Honey, Ginger, Soy Marinade

The friendliest place on the web for anyone that enjoys cooking.
If you have answers, please help by responding to the unanswered posts.


Chef Extraordinaire
Feb 21, 2002
North Carolina
Honey Ginger Soy Marinade

1/4 cup soy sauce
1 small clove garlic -- roughly chopped
1 1/2 tablespoons vegetable oil
1 tablespoon honey
1 1/2 teaspoons dry mustard
1 1/2 teaspoons roughly chopped fresh ginger

In a food processor, process the soy sauce, garlic, oil, honey, dry
mustard, and ginger until the garlic and ginger are finely chopped and
well combined, 1 to 2 minutes (Or chop the garlic and ginger very
fine with a knife and then whisk all the ingredients together in a
bowl.) Cover and may be refrigerated for up to several weeks.

Great as a marinade for shrimp, scallops, salmon, pork, chicken - ok, maybe great for anything!!

**Originally posted by Filus
I don't if any of you have seen this, but a few producers are now selling ginger soy sauce. Infused with ginger oils maybe? I'm not real sure how it's put together, but it has worked very well for me. Obviously not as good as fresh ginger, but valuable if you need to save some time.
I do something very similar. I use maple syrup instead of honey and add 1/2 bottle of beer. It's very flavorful and good with any type of meat I've tried. I've never tried fish, though.
I mixed a marinade that is almost similar, but I did not add the honey in the beginning. I used the "Aloha" brand soy sauce (shoyu, as it is called in Hawaii) and it is sweet to begin with. I mixed the honey with a little soy sauce and brushed it on the meat (beef, chicken, or pork) during the last 5 minutes of grilling just to give the food a glaze. I used it on bake salmon (marinated for about an hour) and glazed it with honey and sprinkled sesame seeds before serving.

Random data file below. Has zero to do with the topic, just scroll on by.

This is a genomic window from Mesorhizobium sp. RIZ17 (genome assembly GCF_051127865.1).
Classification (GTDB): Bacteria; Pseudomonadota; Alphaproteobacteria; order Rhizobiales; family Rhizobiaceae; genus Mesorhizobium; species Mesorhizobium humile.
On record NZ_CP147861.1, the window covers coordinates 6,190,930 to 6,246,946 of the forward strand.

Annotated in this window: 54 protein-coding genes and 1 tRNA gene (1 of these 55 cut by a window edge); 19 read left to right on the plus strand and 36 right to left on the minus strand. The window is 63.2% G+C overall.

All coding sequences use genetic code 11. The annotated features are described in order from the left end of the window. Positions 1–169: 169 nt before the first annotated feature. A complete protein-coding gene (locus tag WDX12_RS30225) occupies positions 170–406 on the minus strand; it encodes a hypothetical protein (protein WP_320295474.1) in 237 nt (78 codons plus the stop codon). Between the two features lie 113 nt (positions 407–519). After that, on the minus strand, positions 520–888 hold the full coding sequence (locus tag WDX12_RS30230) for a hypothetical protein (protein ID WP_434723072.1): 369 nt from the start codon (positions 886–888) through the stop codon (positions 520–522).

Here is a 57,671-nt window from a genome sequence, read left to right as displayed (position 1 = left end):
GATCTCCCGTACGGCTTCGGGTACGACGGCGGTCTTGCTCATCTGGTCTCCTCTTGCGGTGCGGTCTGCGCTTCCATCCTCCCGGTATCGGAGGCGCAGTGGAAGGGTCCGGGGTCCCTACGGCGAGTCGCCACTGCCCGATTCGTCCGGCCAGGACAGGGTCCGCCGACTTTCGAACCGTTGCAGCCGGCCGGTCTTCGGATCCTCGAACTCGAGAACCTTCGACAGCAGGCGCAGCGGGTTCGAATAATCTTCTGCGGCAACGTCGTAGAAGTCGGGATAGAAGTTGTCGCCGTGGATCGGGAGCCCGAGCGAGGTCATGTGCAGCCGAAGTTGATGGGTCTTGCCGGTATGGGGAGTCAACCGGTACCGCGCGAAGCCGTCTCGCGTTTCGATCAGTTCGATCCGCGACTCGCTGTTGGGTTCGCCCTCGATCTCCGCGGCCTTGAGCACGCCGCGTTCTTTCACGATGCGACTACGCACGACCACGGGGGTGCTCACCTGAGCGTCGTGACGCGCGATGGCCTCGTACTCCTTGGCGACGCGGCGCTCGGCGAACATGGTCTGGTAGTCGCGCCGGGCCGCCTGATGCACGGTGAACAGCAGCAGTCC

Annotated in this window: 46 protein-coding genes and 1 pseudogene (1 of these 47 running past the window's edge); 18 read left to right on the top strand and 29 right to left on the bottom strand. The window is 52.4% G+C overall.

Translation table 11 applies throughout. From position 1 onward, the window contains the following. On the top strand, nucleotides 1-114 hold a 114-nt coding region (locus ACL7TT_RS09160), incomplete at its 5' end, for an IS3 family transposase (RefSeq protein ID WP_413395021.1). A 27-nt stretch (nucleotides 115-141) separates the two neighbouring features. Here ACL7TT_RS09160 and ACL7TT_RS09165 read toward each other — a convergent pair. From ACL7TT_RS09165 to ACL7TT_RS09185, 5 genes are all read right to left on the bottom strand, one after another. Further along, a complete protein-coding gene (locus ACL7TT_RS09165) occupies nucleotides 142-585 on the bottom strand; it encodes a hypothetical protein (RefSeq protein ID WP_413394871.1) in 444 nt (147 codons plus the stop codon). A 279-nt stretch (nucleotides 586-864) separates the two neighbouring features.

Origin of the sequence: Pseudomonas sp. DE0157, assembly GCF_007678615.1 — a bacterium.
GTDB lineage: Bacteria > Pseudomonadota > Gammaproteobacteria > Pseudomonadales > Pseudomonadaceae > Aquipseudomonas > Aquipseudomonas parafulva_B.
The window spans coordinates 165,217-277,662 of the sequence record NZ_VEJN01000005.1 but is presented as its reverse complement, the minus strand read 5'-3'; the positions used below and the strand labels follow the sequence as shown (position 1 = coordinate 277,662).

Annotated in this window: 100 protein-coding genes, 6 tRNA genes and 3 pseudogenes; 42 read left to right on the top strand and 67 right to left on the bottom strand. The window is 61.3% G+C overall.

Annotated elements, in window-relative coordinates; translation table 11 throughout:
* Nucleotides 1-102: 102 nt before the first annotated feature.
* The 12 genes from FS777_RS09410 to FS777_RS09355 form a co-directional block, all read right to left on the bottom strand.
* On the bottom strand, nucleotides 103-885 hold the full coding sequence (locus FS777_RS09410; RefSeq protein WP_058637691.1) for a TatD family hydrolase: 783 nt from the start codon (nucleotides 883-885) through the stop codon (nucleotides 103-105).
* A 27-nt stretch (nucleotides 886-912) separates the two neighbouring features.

gemgirlco.com said:
This sounds so good. I can't wait to try it. Thanks!

It's pretty incredible, and very easy. It's one of my favorite marinades to use, and probably the one I most often throw together when I'm pressed for time. When cooking, if you reserve a little bit of the marinade, add a little extra honey and maybe a bit of brown sugar, you can add it to a stir fry dish during the last minute or so and get a really great glaze.
I would have to agree with College Cook. Especially if meat or fish is the main dish and veggies is the side dish, then stir frying the veggies with the reserve marinade (and a little bit of sesame oil) is a good idea. Oh yeah, put some marinade aside before throwing the meat or fish into the main marinade.


Your Honey, Ginger, Soy Marinade sounds delicious. I must try it. Thank you so much for the receipt.

I hope you and your family have a great Sunday.

Jill and Jolie
I've just googled these ingredients to do this exact thing. :) A 6 year old thread and it's still helping.

I added some star anise and heated it through to get some of the flavour out of the spices, I also added some cornflour to help it stick when I flip the breasts in the marinade. Out of curiosity, is there a reason warming a marinade to bring the flavours together isn't normally recommended in recipes? (As you can guess, I don't do marinades that often.)
Also one of my all-time favorite marinades. Mustard can be swapped with anything that will balance with honey. I, too, swear it goes with anything,
meat or vegetable.

Latest posts

Top Bottom